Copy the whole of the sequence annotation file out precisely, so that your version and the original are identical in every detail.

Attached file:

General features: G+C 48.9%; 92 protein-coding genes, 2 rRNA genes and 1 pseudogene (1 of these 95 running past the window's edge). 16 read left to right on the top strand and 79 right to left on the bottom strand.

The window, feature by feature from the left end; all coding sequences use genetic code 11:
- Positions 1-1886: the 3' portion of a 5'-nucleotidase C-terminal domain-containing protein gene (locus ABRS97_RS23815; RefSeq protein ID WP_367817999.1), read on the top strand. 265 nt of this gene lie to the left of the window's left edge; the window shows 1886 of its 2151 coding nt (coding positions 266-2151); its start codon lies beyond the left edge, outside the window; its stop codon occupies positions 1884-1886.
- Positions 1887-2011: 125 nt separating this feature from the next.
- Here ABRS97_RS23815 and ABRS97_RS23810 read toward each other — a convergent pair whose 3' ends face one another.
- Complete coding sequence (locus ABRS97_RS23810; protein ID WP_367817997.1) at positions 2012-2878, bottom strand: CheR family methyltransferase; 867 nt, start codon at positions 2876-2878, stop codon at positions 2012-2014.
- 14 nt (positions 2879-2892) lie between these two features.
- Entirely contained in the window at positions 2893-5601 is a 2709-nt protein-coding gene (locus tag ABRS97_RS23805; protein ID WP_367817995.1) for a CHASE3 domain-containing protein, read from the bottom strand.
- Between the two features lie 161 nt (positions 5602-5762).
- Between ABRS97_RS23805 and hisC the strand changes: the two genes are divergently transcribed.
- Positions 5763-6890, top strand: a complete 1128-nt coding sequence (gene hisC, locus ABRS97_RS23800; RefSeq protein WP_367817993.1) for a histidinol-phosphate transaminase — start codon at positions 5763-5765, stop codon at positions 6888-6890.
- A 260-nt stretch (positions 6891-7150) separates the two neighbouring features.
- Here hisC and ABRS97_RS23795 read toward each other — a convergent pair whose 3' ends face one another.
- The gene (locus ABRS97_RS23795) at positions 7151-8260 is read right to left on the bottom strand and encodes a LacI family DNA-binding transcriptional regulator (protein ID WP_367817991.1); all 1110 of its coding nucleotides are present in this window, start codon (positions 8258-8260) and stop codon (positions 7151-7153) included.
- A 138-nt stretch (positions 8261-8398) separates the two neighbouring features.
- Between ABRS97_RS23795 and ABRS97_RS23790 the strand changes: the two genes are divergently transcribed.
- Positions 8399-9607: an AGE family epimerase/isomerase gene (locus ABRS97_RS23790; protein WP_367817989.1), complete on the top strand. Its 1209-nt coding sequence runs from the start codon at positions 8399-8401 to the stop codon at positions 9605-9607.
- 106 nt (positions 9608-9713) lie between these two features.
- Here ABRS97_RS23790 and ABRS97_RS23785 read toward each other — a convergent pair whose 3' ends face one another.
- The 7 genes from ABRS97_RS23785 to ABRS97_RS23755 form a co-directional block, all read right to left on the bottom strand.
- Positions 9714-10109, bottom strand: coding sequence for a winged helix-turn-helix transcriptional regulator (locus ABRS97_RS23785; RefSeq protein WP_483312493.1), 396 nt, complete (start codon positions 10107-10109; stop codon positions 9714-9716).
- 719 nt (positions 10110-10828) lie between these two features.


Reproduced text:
General features: G+C 48.9%; 92 protein-coding genes, 2 rRNA genes and 1 pseudogene (1 of these 95 running past the window's edge). 16 read left to right on the top strand and 79 right to left on the bottom strand.

The window, feature by feature from the left end; all coding sequences use genetic code 11:
- Positions 1-1886: the 3' portion of a 5'-nucleotidase C-terminal domain-containing protein gene (locus ABRS97_RS23815; RefSeq protein ID WP_367817999.1), read on the top strand. 265 nt of this gene lie to the left of the window's left edge; the window shows 1886 of its 2151 coding nt (coding positions 266-2151); its start codon lies beyond the left edge, outside the window; its stop codon occupies positions 1884-1886.
- Positions 1887-2011: 125 nt separating this feature from the next.
- Here ABRS97_RS23815 and ABRS97_RS23810 read toward each other — a convergent pair whose 3' ends face one another.
- Complete coding sequence (locus ABRS97_RS23810; protein ID WP_367817997.1) at positions 2012-2878, bottom strand: CheR family methyltransferase; 867 nt, start codon at positions 2876-2878, stop codon at positions 2012-2014.
- 14 nt (positions 2879-2892) lie between these two features.
- Entirely contained in the window at positions 2893-5601 is a 2709-nt protein-coding gene (locus tag ABRS97_RS23805; protein ID WP_367817995.1) for a CHASE3 domain-containing protein, read from the bottom strand.
- Between the two features lie 161 nt (positions 5602-5762).
- Between ABRS97_RS23805 and hisC the strand changes: the two genes are divergently transcribed.
- Positions 5763-6890, top strand: a complete 1128-nt coding sequence (gene hisC, locus ABRS97_RS23800; RefSeq protein WP_367817993.1) for a histidinol-phosphate transaminase — start codon at positions 5763-5765, stop codon at positions 6888-6890.
- A 260-nt stretch (positions 6891-7150) separates the two neighbouring features.
- Here hisC and ABRS97_RS23795 read toward each other — a convergent pair whose 3' ends face one another.
- The gene (locus ABRS97_RS23795) at positions 7151-8260 is read right to left on the bottom strand and encodes a LacI family DNA-binding transcriptional regulator (protein ID WP_367817991.1); all 1110 of its coding nucleotides are present in this window, start codon (positions 8258-8260) and stop codon (positions 7151-7153) included.
- A 138-nt stretch (positions 8261-8398) separates the two neighbouring features.
- Between ABRS97_RS23795 and ABRS97_RS23790 the strand changes: the two genes are divergently transcribed.
- Positions 8399-9607: an AGE family epimerase/isomerase gene (locus ABRS97_RS23790; protein WP_367817989.1), complete on the top strand. Its 1209-nt coding sequence runs from the start codon at positions 8399-8401 to the stop codon at positions 9605-9607.
- 106 nt (positions 9608-9713) lie between these two features.
- Here ABRS97_RS23790 and ABRS97_RS23785 read toward each other — a convergent pair whose 3' ends face one another.
- The 7 genes from ABRS97_RS23785 to ABRS97_RS23755 form a co-directional block, all read right to left on the bottom strand.
- Positions 9714-10109, bottom strand: coding sequence for a winged helix-turn-helix transcriptional regulator (locus ABRS97_RS23785; RefSeq protein WP_483312493.1), 396 nt, complete (start codon positions 10107-10109; stop codon positions 9714-9716).
- 719 nt (positions 10110-10828) lie between these two features.